There are some silver linings to that admittedly depressing state of affairs, however. What the majority of posts about this phenomenon neglect to mention is a crucial detail: that the so-called ‘trend’ of quiet firing is already a legal concept known as constructive dismissal, and that workers have protections against it and rights when it happens. In the UK, to be eligible for a claim of constructive dismissal, you usually need to be an employee (rather than a contractor) and to have worked for your employer for at least two years. Workers bringing claims of constructive dismissal will need evidence, and taking an employer to a tribunal is a last resort when everything else has failed — but it’s an avenue that exists, and one which can see workers claiming sizeable compensation for their treatment.
Unfortunately, not all examples of ‘quiet firing’ meet the criteria for constructive dismissal, something which bosses are all too aware of. If you’ve found yourself unfairly shunned before your full employment rights kick in at two years, or had your probation period disingenuously extended before you’re given a permanent contract, your employer probably knows what they’re doing. Similarly, if you’re not an employee at all — like the many thousands working in the gig economy or as so-called self-employed contractors — you’ll have little to no recourse if you’re unfairly pushed out.
Constructive dismissal cases are also hard to prove, and unfortunately, for this reason, they are often unsuccessful. In many cases, our employers make a calculation that the likelihood of a successful claim is so low that breaking the law is still worth it. The boss class share this learning freely amongst themselves and act accordingly; think of the landlords who bypass the hassle of trying to illegally evict their tenants by simply refusing repairs and ignoring complaints until they leave, seemingly by choice but ultimately by force. Just as my lunchmate all those years ago had, the powerful gleefully work together to write and implement a secret playbook of strategies for getting around our interests both legally and illegally — and for the most part, they get away with it.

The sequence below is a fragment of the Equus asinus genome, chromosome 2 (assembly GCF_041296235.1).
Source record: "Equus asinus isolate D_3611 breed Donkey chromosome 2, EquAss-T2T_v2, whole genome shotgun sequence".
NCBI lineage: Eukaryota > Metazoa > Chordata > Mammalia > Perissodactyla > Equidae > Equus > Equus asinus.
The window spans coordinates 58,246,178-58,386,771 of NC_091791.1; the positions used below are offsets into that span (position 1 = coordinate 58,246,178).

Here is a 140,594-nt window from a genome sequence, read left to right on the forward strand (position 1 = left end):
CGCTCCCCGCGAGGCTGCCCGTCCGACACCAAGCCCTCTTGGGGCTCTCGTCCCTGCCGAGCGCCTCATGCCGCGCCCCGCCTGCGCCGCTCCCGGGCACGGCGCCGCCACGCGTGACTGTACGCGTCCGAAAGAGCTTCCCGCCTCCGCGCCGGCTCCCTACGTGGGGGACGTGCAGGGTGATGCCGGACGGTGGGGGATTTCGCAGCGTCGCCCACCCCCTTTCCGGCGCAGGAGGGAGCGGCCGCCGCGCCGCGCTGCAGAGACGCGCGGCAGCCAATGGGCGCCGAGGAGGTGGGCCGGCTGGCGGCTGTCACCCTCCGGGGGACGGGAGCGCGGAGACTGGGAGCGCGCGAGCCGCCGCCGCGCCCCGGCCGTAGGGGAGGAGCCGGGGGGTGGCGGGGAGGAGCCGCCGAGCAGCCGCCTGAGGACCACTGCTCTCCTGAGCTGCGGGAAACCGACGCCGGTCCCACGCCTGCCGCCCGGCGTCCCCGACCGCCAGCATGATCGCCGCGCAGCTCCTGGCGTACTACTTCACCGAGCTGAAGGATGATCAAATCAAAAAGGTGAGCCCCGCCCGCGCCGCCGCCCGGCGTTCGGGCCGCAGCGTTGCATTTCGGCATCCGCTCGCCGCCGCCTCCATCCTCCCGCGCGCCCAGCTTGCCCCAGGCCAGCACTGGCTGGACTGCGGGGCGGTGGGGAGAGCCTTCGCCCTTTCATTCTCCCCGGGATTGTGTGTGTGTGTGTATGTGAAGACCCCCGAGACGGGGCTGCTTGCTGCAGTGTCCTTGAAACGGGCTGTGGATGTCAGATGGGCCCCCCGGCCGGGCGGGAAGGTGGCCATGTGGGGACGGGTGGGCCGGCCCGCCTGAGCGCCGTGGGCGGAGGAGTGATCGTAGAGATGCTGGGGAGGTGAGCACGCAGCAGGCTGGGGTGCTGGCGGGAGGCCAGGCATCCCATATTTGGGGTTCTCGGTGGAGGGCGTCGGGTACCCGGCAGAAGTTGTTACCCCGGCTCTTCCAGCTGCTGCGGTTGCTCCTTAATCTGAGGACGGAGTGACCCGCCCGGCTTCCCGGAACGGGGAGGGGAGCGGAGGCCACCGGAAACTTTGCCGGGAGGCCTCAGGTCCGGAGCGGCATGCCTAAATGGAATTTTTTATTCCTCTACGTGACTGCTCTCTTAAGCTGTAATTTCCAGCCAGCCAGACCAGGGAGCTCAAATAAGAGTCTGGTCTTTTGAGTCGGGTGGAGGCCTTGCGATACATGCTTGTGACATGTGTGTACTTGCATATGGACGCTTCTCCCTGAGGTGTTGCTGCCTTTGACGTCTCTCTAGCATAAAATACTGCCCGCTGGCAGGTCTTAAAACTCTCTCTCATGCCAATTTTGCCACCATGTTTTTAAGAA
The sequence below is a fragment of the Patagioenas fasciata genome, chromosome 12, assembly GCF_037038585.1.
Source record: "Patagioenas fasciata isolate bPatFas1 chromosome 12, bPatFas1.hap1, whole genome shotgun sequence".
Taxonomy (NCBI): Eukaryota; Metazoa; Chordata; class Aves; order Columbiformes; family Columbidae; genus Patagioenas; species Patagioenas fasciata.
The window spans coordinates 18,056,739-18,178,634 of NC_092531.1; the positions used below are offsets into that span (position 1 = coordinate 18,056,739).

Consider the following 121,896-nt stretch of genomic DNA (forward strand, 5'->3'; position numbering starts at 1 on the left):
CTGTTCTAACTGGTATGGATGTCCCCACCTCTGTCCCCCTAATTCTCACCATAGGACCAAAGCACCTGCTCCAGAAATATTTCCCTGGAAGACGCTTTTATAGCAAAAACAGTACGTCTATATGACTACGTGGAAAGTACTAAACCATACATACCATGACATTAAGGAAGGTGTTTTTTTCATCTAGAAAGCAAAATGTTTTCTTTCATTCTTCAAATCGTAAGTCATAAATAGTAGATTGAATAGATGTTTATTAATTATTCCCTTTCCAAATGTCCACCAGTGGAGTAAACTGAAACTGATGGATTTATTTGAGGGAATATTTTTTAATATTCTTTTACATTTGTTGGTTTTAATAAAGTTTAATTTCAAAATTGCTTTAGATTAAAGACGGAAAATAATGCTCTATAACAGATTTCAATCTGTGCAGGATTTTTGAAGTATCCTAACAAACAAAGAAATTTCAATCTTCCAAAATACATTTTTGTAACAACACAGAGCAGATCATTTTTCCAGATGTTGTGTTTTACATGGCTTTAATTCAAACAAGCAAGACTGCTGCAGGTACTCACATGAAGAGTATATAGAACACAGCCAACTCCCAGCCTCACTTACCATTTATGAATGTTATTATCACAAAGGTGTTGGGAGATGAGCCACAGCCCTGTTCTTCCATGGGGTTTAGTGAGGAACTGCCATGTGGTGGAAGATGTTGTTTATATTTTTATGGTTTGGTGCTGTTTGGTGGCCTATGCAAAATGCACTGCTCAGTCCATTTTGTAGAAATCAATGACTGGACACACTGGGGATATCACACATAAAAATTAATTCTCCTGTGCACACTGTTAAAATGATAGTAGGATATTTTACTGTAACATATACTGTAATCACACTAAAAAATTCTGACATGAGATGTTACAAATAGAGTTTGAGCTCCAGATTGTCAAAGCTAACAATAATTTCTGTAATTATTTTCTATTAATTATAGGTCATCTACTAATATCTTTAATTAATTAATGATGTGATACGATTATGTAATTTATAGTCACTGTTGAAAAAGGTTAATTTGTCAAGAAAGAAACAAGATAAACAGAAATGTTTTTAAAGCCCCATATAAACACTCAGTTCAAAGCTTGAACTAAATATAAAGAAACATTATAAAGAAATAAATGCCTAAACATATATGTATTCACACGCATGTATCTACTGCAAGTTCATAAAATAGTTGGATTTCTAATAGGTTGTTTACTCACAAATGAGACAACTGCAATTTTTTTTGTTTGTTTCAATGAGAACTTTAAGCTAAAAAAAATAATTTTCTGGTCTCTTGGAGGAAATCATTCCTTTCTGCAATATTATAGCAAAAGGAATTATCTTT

That’s why social media conversations about ‘quiet firing’ — or any other workplace ‘trend’ — need to go further than just repackaging concepts which already exist and then stripping them of their legal context. Our bosses already have more power than us, both because they directly employ us and because they know exactly how to get the most out of that transaction at the expense of our health, financial security and happiness. It’s in their interests for us to engage in conversations that obscure the limited rights we do have and divert our attention away from trying to improve them or make them work for us.
The only thing that has ever improved workers’ lives and conditions has been acting collectively in pursuit of shared goals. Social media can be a powerful tool in that fight, but it can also encourage us to think individually and incentivise us to reinvent the wheel for clicks and views at the expense of real knowledge and power. What workers need is active unions, strength in numbers and a genuine understanding of their rights and protections; only when those are the next big ‘workplace trends’ everyone is talking about will things start to change for the better.